Original languageEnglish
JournalDisability and Rehabilitation
Early online date23 Mar 2019
DOIs
Publication statusE-pub ahead of print - 23 Mar 2019

Fingerprint

Aptitude
Multiple Sclerosis
Exercise
Hope
Interviews
Physical Therapists
Randomized Controlled Trials

Keywords

  • exercise
  • rehabilitation
  • telerehabilitation
  • internet-based
  • e-health

Cite this

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title = "A qualitative exploration of the participants’ experience of a web-based physiotherapy program for people with multiple sclerosis: does it impact on the ability to increase and sustain engagement in physical activity?",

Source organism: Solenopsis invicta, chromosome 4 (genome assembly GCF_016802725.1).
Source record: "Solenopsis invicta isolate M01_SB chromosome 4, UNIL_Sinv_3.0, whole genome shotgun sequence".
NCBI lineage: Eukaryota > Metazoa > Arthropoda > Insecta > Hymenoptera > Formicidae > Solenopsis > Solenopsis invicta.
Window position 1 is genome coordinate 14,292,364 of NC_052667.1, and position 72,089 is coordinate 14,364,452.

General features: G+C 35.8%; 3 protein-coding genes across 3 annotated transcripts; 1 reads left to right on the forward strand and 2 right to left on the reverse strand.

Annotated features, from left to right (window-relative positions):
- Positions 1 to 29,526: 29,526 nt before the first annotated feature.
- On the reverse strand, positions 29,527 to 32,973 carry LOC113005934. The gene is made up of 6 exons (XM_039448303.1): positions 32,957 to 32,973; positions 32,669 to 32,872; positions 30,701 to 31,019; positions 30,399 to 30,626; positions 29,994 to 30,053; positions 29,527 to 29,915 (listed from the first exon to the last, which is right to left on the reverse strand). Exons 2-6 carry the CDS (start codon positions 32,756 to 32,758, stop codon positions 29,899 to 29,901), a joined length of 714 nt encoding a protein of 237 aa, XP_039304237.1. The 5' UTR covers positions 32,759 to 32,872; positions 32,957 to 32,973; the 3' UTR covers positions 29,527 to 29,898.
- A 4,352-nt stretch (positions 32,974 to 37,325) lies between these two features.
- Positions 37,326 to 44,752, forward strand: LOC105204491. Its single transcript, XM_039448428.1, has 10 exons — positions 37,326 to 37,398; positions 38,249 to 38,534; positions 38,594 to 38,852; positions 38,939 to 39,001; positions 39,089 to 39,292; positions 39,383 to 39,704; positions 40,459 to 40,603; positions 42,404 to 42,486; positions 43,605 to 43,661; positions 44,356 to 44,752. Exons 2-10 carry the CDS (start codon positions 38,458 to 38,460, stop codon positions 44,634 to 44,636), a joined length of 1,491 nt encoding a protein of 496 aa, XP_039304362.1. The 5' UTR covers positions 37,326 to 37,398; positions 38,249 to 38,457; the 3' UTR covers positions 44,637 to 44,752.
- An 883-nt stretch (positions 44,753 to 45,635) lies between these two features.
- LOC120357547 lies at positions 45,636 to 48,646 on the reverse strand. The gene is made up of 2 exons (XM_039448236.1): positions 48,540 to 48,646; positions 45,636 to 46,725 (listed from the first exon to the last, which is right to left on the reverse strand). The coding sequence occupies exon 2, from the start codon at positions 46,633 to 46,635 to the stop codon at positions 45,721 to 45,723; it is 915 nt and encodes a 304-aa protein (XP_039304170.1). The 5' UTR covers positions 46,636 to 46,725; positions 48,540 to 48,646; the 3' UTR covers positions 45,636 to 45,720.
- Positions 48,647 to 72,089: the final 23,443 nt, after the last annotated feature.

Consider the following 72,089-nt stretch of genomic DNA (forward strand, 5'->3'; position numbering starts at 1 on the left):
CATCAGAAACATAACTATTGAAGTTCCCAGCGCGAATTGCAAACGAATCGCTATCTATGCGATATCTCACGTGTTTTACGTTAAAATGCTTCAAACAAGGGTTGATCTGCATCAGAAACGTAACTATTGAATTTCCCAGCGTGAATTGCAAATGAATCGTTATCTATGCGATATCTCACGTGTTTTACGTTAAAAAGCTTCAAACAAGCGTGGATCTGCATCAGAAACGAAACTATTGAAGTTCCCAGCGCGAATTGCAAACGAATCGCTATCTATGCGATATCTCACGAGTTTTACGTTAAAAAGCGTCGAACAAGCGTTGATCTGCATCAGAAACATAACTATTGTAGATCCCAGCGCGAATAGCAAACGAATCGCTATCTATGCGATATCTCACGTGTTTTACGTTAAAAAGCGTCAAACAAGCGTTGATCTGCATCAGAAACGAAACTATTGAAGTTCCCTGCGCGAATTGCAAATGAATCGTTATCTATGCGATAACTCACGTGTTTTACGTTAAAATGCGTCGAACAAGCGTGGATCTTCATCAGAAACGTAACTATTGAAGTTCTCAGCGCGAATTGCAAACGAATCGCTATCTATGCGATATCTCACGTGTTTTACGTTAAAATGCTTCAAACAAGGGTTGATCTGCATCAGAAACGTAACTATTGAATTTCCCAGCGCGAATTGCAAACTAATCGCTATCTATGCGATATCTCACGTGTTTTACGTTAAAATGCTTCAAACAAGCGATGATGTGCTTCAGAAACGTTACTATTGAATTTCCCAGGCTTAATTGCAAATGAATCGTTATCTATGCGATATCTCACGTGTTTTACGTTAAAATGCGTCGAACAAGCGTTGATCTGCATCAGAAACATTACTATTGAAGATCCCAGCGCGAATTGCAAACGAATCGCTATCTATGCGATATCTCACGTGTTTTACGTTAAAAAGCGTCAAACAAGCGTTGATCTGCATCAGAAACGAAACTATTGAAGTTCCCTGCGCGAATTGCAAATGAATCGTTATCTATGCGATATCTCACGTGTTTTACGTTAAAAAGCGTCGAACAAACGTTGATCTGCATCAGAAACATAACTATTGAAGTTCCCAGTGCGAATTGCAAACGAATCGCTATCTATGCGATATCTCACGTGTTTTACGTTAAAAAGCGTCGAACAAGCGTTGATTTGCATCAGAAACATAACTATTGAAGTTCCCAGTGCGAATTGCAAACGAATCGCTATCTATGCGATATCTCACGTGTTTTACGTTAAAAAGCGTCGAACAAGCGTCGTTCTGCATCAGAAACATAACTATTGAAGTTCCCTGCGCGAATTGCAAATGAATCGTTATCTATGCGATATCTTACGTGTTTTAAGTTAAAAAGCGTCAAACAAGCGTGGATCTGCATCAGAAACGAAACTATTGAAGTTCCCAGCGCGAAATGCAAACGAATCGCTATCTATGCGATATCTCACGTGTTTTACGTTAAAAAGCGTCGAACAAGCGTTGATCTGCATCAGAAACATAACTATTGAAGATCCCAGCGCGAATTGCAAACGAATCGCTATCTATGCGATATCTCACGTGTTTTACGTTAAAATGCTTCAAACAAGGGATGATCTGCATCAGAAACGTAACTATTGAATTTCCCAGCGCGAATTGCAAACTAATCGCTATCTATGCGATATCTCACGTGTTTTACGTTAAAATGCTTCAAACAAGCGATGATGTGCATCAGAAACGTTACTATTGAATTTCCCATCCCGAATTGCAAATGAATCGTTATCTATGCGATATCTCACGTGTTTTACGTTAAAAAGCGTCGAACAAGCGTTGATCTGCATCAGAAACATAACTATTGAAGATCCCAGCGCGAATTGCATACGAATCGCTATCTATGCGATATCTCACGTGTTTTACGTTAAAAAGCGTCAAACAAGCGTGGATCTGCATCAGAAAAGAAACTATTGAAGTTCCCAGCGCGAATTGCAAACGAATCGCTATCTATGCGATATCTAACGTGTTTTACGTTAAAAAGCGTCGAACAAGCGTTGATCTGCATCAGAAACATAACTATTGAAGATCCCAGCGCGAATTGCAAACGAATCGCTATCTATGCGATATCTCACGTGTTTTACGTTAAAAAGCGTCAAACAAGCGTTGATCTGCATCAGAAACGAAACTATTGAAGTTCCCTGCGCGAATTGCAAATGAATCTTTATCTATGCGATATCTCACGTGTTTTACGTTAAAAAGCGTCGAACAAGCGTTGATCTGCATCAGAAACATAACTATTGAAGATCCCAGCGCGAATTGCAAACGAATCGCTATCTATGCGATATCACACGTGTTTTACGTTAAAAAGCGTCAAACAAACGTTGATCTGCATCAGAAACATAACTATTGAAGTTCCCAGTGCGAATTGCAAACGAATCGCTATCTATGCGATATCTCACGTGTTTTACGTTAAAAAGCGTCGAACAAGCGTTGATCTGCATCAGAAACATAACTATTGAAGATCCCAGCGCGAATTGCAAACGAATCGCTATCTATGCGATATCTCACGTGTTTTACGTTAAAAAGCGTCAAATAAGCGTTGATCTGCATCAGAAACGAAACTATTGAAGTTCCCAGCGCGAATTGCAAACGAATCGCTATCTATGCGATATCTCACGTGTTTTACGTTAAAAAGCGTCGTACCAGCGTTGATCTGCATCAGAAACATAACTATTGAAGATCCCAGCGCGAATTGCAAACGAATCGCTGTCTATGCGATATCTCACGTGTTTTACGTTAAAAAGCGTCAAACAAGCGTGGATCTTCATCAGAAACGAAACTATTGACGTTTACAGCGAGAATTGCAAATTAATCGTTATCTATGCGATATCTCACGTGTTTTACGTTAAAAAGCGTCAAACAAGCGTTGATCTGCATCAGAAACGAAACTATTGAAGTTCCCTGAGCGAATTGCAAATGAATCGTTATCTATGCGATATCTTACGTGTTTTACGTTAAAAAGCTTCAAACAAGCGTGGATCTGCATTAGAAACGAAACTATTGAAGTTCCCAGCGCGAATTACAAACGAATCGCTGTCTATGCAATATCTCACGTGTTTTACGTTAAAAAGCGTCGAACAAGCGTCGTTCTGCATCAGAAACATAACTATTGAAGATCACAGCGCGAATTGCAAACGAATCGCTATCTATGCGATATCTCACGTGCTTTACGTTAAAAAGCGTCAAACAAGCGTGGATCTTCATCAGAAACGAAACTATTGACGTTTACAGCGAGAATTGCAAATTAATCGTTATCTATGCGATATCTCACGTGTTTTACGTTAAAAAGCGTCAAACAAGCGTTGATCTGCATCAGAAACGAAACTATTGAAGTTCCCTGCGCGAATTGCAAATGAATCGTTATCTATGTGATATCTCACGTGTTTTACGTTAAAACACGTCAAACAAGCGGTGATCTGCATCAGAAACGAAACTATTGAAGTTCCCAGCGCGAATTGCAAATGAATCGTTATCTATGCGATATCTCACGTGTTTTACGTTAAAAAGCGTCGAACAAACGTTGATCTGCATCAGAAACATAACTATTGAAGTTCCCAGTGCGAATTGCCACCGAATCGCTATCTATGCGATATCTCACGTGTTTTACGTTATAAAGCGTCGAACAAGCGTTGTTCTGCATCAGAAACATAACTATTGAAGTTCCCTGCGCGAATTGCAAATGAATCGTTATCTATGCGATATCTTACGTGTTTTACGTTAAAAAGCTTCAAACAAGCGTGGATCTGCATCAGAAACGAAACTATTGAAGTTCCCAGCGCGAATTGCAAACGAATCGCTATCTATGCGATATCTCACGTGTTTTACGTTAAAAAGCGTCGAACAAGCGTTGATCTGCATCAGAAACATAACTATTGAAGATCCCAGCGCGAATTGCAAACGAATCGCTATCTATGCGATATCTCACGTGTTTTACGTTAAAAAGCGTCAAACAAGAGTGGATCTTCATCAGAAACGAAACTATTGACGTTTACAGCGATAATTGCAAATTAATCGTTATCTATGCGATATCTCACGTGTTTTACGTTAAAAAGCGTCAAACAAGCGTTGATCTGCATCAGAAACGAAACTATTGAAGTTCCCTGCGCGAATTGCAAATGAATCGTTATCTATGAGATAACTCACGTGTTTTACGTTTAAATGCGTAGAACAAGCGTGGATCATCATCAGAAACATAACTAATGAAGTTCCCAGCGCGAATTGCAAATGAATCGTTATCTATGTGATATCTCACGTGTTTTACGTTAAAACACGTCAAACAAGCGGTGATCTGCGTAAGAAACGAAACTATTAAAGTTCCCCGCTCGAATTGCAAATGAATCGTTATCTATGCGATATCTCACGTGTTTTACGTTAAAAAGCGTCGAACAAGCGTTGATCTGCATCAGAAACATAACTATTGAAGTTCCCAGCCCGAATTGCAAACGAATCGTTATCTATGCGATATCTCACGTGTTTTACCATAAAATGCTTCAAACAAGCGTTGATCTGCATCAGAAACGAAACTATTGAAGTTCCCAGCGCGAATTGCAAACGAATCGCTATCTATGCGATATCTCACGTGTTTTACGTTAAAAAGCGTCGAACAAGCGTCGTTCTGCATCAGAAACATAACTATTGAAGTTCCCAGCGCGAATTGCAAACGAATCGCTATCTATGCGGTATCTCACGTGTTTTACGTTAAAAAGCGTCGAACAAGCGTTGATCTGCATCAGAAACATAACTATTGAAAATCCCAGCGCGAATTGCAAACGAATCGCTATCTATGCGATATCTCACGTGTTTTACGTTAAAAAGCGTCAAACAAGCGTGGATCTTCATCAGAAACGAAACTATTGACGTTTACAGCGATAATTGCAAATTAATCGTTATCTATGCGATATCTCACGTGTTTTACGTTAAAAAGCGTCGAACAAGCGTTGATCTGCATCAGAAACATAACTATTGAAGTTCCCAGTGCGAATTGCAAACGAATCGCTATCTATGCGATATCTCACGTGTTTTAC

abstract = "Background: Web-based exercise and physical activity interventions are being developed as a potential way to help people with multiple sclerosis achieve and maintain increased physical activity levels. Seeking feedback from people who have used such interventions will help guide the development process. Methods: In-depth interviews were used to explore the experiences of participants who used a web-based physiotherapy intervention as part of a feasibility randomized controlled trial. Interviews were audio-recorded, transcribed verbatim and analysed using thematic analysis.Results: Eleven people (age 28-68) were interviewed. Most perceived that their physical activity had increased, primarily due to completing twice-weekly web-based physiotherapy sessions. Three key themes were identified. ‘It’s all in one place’ encompasses the value of having a convenient and portable program. ‘Keeping an eye’ captures people’s thoughts regarding the supervision offered by the physiotherapist, through the website, and ‘Hopes and expectations’ reflects the importance of having opportunity to discuss what may be gained from using such a program.Conclusions: This intervention offered a convenient, flexible and portable physiotherapy program which most people perceived helped them achieve and sustain increased levels of physical activity. Talking with people about expectations is important, particularly if a person’s condition is deteriorating.",